As Fancy As It Looks: Furious 7


I’ve now seen both Furious 7 and Age of Ultron.  I like both of these movies, but I think I might actually like Furious 7 more. To be fair, my expectations were so startlingly low when I walked into Furious 7 that the movie had nowhere to go but up; even so, this supremely goofy movie successfully hit me in the feels when I hadn’t expected it, and I like that.  It hit me in the feels partly for reasons outside of the movie itself, but it didn’t really matter in the end.  It was still good.

On the topic of my low expectations, it seems that I’d forgotten what I learned with the previous movie in the series, 6 Fast 6 Furious, or whatever it was called.  It turns out that I really enjoy the speed and enthusiasm of this fast-car soap-opera-with-guns.  I still have some significant problems with it, from the omnipresent male gaze to the inconsistent outcomes of characters’ consistently dangerous shenanigans, but … somehow I still found it highly entertaining.  Maybe I’ll be able to explain.

Let’s start with what this movie does well: it does an excellent job of foreshadowing events to come, and it is exceptionally good at delivering silly and entertaining zoom-zoom-bang-bang.  It also managed to make me care about some of the characters (which was weird to realize), and while I can’t hold it up as a paragon of good characterization it didn’t feel bad either.  Also, as my friend Alex pointed out while we were watching it, the whole thing feels a lot like someone decided to turn a cinematic RPG campaign into a movie series, complete with villains, powerful henchmen, and the occasional badly flubbed roll.

I guess what I’m trying to say here is that it feels like a well conceived and delivered soap-opera adventure story.

To add to that point, I continue to be impressed by the writers / director / choreographers understanding how to make a fight scene feel really compelling by making our heroes the underdogs, and making that feel believable.  Casting the competition with Ronda Rousey, women’s UFC star, and Tony Jaa, martial arts movie star, doesn’t hurt at all.  It’s awesome to see the people that we want to win just barely managing to hold their own, especially when it’s done convincingly.

So, about the things that were more questionable…

As I said about the preceding movie, these movies have an obsession with showing off women’s bodies for reasons totally irrelevant to, well, anything to do with the movie.  As someone who is attracted to women, this is enjoyable.  But as someone who’s aware of how problematic the overwhelming presence of male gaze is, it’s also very frustrating in a rather uncomfortable way.  And my awareness basically spoils any pleasure I might have derived from it, especially when I start wondering what the people involved in each scene were thinking as they prepped and shot each scene.  It’s especially disconcerting when the movie’s characters say things like “No, you shouldn’t objectify [female character],” immediately followed by having the camera objectify said character.  I don’t like it.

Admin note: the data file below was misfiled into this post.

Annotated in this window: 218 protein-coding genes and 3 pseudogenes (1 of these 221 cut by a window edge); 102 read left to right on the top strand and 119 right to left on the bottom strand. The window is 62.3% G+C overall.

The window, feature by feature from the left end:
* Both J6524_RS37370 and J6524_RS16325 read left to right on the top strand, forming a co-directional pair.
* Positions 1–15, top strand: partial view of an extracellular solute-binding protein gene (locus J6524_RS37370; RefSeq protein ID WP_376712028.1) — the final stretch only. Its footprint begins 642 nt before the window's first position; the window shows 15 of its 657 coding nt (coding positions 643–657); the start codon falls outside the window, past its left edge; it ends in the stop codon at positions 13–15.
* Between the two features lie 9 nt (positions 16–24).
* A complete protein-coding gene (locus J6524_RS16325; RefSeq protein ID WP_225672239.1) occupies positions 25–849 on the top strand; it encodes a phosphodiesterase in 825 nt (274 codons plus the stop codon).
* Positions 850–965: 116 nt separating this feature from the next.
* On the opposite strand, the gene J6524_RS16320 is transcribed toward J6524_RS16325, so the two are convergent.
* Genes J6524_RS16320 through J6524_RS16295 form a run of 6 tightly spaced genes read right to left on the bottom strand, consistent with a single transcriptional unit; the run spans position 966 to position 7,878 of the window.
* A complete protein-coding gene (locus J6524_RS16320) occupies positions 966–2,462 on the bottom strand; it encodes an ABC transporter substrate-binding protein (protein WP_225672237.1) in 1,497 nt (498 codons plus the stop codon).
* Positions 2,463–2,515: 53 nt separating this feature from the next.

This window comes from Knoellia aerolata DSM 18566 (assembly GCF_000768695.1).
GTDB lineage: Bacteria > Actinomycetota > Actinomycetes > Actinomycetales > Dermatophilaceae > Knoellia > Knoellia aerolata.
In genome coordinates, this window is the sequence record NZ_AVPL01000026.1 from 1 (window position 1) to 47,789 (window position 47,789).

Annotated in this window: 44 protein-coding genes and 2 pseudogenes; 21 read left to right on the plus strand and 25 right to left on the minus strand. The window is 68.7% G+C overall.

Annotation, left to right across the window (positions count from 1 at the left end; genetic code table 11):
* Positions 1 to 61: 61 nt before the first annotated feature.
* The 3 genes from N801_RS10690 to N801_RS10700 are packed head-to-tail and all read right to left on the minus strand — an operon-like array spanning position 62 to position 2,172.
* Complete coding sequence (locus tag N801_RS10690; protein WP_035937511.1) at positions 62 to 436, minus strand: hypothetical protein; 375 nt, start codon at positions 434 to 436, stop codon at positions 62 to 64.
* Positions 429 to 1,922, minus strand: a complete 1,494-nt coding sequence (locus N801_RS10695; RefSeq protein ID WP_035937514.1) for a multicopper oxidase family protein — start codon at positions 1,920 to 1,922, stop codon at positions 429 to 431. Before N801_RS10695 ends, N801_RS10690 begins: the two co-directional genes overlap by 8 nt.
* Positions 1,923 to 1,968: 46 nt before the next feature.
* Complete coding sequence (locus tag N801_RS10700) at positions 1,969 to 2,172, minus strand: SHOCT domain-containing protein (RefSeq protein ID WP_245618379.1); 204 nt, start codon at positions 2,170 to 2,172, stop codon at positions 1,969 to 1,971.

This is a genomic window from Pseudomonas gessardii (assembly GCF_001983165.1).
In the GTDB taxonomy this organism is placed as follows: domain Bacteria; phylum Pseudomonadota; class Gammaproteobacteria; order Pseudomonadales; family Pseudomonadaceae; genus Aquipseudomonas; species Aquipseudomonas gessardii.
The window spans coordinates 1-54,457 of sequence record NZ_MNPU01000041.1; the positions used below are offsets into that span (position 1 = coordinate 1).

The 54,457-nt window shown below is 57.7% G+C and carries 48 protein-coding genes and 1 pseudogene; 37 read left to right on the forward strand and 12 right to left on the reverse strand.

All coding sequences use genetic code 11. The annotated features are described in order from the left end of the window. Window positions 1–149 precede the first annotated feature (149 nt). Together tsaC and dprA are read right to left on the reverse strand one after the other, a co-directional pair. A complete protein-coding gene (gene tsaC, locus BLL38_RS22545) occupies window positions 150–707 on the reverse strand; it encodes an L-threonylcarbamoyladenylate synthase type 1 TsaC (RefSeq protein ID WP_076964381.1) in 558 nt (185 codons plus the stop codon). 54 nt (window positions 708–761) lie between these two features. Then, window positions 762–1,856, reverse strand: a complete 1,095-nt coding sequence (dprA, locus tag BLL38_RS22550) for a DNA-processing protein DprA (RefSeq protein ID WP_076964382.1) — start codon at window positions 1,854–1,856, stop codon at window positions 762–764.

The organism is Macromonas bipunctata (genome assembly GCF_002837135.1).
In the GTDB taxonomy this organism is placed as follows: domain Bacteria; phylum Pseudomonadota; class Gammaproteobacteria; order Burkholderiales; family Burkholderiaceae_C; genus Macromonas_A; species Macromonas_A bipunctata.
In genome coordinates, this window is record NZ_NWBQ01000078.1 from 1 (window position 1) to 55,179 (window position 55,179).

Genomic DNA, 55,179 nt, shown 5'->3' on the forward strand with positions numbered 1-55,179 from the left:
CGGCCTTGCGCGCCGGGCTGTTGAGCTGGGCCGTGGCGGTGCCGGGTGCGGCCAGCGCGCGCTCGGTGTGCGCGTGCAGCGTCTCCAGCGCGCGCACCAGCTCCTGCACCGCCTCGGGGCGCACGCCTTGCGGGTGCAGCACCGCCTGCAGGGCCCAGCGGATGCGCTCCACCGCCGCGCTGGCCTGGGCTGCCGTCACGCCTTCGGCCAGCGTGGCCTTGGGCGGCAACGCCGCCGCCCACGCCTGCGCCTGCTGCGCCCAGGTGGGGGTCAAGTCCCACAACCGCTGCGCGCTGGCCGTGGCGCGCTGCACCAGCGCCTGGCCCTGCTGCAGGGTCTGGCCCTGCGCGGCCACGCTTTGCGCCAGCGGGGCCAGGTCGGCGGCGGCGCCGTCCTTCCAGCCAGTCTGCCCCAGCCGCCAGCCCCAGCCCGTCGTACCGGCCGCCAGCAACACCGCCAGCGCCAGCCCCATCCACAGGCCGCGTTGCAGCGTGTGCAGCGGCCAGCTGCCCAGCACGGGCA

There’s also a running theme of having characters live through things that should definitely kill them, without giving us any sense of how they were able to do so.  As a story aesthetic, this makes any character death feel really weird; there’s no way for the audience to know whether any given crisis is a stunt to be laughed off, or a moment of impending death.  Without a clear genre signal regarding when we should expect it, character death becomes unbelievable to some extent.  Yes, I’m still unhappy with movie #6.

But somehow, despite this, I really enjoyed watching something so fundamentally silly being taken so totally seriously.  Furious 7 is pulpy to its core, and it doesn’t ever shy away from the fact.  And, somehow, I love it for that.


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